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Jamie Thomson

This is the blog of Jamie Thomson, a data mangler in London working for Dunnhumby

Undoing a change will now undo a check-out in Visual Studio 2012

In my blog post SQL Server devs–what source control system do you use, if any? (answer and maybe win free stuff) of 18th October 2012 I complained about one aspect of Source Control in Team Foundation Server (TFS) that infuriates me:

…there are aspects to TFS source control that annoy me day-in, day-out. Chief among them has to be the fact that it uses a file’s read-only property to determine if a file should be checked-out or not and, if it determines that it should, it will happily do that check-out on your behalf without you even asking it to. I didn’t realise how ridiculous this was until I first used SVN about three years ago – with SVN you make any changes you wish and then use your source control client to determine which files have changed and thus be checked-in; the notion of “check-out” doesn’t even exist. That sounds like a small thing but you don’t realise how liberating it is until you actually start working that way.

This evening I have been noodling around in Visual Studio 2012 and noticed that this behaviour has changed, as I shall now demonstrate. I opened an XML file (an SSDT Publish Profile file as it happens) that was checked into TFS Source Control:


I made a change to the file and instantly it got checked-out:


I then simply hit CTRL+Z to reverse the change I had made earlier and CTRL+S to save. At that instant the earlier check-out was reversed:


Finally…TFS Source Control now determines whether any changes have actually occurred before considering the file “checked-out”. I know this seems like a really minor change but I promise you, it delights me – especially given I use TFS so much (not through choice I might add).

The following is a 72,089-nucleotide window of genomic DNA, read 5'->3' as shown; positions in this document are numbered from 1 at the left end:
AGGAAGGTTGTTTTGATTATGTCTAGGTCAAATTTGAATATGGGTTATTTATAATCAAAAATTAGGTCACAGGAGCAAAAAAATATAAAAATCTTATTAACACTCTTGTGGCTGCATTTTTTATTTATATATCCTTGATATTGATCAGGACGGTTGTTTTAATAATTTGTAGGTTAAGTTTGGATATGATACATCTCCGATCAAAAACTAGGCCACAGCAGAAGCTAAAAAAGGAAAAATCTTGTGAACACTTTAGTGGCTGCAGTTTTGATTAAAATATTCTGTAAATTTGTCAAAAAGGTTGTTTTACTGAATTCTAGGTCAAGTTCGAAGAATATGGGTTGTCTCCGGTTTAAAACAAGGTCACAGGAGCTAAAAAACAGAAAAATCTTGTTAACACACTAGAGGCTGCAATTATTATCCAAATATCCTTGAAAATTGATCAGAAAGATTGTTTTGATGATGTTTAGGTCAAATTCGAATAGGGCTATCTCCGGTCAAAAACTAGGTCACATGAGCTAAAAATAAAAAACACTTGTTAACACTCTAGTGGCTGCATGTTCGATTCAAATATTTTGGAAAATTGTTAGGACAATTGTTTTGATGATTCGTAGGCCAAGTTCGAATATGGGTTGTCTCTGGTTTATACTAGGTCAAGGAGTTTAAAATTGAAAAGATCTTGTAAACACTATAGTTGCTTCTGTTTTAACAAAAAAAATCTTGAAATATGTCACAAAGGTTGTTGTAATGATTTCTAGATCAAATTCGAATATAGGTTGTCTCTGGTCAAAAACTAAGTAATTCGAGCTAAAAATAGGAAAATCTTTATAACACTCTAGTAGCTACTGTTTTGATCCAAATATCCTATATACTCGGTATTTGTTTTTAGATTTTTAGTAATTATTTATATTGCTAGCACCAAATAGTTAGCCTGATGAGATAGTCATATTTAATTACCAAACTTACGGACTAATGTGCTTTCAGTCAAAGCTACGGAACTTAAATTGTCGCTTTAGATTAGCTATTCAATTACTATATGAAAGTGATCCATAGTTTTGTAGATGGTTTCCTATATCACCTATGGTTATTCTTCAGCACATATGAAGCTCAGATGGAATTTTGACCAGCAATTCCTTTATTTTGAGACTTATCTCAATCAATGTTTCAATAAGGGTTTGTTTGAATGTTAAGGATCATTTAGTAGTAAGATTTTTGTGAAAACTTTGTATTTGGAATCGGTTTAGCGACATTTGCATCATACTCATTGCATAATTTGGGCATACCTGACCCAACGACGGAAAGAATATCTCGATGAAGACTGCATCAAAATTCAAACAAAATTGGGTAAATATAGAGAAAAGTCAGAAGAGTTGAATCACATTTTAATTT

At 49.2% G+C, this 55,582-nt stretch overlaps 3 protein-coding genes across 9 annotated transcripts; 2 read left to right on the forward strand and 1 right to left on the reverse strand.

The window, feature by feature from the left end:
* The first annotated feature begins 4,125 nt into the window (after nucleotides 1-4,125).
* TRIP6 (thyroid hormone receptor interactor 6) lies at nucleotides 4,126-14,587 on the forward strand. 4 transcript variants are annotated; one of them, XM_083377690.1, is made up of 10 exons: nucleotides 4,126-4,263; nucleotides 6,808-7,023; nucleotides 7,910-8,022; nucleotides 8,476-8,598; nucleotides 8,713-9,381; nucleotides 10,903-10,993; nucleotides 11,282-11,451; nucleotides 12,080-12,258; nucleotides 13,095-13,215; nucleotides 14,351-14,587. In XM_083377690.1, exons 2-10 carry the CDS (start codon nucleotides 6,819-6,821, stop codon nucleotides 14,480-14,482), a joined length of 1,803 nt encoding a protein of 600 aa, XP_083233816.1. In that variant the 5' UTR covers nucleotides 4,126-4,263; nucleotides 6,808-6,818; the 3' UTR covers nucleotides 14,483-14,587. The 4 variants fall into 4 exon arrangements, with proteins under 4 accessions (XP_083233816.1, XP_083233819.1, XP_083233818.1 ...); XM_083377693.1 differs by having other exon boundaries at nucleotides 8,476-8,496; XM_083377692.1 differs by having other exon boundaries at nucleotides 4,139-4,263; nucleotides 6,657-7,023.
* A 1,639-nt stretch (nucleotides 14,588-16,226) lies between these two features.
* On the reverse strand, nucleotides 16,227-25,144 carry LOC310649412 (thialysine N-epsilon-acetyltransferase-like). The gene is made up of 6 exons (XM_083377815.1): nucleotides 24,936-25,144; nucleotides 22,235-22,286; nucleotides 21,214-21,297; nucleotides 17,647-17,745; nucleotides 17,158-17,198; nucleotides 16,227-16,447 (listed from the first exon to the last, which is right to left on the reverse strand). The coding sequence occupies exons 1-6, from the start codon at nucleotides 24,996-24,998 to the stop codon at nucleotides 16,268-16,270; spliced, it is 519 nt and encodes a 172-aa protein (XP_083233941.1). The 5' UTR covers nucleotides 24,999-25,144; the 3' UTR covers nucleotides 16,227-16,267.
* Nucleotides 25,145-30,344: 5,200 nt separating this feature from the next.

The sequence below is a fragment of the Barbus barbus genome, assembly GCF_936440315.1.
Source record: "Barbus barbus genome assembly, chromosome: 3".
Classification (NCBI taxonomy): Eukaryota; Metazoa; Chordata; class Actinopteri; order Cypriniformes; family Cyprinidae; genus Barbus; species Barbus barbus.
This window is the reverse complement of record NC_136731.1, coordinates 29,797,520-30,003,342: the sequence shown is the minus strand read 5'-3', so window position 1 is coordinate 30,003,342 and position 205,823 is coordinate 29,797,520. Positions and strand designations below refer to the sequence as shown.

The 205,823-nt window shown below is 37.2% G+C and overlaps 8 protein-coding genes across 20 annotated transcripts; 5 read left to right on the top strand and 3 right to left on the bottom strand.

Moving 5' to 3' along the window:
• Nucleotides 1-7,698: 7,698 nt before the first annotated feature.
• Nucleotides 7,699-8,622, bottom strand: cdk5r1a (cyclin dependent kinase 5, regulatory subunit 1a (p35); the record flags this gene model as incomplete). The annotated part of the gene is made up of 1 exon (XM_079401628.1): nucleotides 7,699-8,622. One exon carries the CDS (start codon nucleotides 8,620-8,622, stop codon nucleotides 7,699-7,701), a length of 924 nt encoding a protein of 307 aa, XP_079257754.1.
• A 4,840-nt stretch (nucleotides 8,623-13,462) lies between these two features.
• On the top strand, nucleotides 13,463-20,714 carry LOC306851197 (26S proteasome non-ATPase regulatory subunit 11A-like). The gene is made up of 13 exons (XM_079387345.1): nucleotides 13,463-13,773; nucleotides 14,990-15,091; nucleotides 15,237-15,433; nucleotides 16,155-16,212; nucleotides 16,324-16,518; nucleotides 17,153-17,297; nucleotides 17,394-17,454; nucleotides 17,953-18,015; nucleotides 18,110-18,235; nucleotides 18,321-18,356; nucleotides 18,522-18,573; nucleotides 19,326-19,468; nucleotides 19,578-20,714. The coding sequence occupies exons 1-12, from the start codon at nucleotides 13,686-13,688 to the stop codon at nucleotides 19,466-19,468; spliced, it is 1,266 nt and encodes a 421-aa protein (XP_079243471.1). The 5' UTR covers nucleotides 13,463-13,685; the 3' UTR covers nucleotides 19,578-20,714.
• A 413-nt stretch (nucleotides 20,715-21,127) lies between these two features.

Perhaps this new behaviour is common knowledge in the TFS fraternity but it was news to me so I figure it might be news to some of you too. Hopefully I’m not the only one that is suitably enamoured upon learning about it.

Note that I am using Visual Studio 2012 and Team Foundation Service.


Published Saturday, January 26, 2013 11:41 PM by jamiet
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Aaron Lowe said:

I believe this is enabled via the new functionality in VS 2012 called local workspace.  Basically you're checking in and out to your local workspace as much as you want.  Then you can sync your local to the server as one transaction.

January 29, 2013 9:19 AM

jamiet said:

Ah good to know, thanks Aaron. Sounds as tho a local workspace is a little bit like a local Git repo. Needs some more investigation methinks.

January 29, 2013 9:47 AM

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